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Title:Phase derivative microscopy of biological cells and tissues
Author(s):Kim, Tae Woo
Advisor(s):Popescu, Gabriel
Department / Program:Electrical & Computer Eng
Discipline:Electrical & Computer Engr
Degree Granting Institution:University of Illinois at Urbana-Champaign
Cell analysis
Coherence Imaging
Optical pathology
Tissue characterization
Abstract:Phase derivative microscopy (PDM), including Laplace field microscopy (LFM) and gradient field microscopy (GFM), generates high contrast images of transparent specimens. These methods utilize spatial light modulation at the Fourier plane of a bright field microscope to optically obtain the derivatives of the phase and increase the contrast of the final image. The controllable spatial modulation pattern allows obtaining both the first-order and the second-order derivative of the phase. Compared to differential interference contrast (DIC) microscopy, which is a traditional method of imaging the derivative of the phase, PDM shows higher stability because there are no mechanically moving parts involved in the operation. More importantly, unlike DIC, PDM does not use polarizing optics and, thus, it is applicable to birefringent samples. Furthermore, because it is a single-shot technique, PDM allows acquisition speed as fast as the detector allows, and therefore, it is suitable for studying live biological samples. This thesis introduces the principle of PDM, the setup, and also applications of PDM, including high contrast imaging, live cell dynamics study, and unstained tissue biopsies.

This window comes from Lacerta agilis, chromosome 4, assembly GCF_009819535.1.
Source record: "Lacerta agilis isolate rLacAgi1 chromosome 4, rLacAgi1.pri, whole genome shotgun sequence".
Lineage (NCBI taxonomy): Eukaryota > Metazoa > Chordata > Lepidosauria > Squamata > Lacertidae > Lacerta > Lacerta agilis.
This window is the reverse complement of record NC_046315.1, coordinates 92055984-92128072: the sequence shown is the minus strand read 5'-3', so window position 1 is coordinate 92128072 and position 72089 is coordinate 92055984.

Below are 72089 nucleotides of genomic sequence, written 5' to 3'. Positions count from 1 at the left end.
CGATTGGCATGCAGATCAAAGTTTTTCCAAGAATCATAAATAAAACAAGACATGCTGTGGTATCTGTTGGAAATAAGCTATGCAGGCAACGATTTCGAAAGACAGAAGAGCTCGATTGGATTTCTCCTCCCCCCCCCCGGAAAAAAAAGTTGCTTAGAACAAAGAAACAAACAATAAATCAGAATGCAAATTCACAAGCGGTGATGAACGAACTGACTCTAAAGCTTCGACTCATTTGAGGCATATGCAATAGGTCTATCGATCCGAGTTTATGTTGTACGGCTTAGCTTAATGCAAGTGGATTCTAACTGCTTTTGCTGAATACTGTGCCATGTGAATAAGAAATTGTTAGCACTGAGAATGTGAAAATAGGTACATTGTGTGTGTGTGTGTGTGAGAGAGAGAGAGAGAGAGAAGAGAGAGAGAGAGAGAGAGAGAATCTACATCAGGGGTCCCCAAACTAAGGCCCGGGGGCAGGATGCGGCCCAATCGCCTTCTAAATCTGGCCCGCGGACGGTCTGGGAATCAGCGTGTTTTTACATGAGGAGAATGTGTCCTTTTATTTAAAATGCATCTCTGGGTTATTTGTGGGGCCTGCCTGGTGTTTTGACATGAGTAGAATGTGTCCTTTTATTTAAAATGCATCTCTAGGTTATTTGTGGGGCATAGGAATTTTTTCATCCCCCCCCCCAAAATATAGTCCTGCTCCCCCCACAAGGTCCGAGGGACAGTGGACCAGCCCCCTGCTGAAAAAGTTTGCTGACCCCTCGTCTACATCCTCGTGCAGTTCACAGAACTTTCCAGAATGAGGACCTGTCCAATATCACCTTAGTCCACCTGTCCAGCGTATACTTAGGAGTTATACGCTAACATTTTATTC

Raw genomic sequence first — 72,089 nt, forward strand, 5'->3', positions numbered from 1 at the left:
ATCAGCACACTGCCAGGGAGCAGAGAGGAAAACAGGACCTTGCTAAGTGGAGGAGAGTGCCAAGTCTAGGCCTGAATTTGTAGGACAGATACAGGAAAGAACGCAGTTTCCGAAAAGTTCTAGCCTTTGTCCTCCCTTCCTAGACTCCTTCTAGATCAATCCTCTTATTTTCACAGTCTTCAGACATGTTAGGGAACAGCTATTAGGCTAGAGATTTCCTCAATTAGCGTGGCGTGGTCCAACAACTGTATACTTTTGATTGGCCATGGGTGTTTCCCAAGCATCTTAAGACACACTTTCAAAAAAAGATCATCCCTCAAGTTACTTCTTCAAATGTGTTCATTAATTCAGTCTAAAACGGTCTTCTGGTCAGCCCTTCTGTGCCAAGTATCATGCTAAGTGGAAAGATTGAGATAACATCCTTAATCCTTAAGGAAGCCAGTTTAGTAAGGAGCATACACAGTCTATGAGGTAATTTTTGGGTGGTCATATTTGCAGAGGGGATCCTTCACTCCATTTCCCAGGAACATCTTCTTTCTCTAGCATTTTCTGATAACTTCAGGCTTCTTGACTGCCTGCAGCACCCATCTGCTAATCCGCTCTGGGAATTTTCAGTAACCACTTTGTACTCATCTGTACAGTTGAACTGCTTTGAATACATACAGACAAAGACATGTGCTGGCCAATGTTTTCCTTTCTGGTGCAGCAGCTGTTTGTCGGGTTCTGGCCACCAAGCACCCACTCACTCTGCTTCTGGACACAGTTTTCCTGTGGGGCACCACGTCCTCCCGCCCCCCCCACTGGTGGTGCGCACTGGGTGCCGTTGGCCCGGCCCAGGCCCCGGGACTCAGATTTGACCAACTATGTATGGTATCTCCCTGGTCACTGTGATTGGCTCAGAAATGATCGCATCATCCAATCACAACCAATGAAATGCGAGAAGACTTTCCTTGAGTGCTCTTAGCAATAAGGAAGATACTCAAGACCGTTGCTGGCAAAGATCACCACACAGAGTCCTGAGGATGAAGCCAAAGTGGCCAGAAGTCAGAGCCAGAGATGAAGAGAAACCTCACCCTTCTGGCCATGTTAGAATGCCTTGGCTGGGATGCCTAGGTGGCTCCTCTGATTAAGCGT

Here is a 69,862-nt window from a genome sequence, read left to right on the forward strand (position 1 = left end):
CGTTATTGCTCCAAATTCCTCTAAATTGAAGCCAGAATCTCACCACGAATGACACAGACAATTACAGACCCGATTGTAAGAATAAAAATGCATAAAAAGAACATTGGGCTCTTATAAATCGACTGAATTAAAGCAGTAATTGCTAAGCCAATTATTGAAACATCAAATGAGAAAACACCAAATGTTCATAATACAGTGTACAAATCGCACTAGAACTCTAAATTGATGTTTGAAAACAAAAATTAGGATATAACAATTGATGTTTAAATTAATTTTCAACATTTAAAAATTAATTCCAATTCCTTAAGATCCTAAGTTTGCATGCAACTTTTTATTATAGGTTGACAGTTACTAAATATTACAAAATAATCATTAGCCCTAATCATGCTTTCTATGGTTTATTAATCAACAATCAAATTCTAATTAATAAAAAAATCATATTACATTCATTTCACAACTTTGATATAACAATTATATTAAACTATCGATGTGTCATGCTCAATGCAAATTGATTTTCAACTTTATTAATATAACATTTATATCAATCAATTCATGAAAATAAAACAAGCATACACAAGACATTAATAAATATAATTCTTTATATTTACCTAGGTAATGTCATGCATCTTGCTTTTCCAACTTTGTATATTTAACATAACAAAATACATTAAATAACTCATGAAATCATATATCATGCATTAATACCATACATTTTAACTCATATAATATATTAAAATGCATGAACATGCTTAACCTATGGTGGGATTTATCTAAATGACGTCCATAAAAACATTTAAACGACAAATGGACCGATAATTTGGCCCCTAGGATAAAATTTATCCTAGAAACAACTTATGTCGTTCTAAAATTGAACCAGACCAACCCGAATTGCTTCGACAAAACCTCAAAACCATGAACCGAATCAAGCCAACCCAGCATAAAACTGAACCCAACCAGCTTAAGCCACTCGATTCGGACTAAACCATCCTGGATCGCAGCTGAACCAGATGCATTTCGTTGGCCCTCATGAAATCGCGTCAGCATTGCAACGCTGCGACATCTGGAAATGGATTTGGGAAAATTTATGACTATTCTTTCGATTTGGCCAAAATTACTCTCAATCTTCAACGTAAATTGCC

Issue Date:2013-05-24
Rights Information:Copyright 2013 Tae Woo Kim
Date Available in IDEALS:2013-05-24
Date Deposited:2013-05

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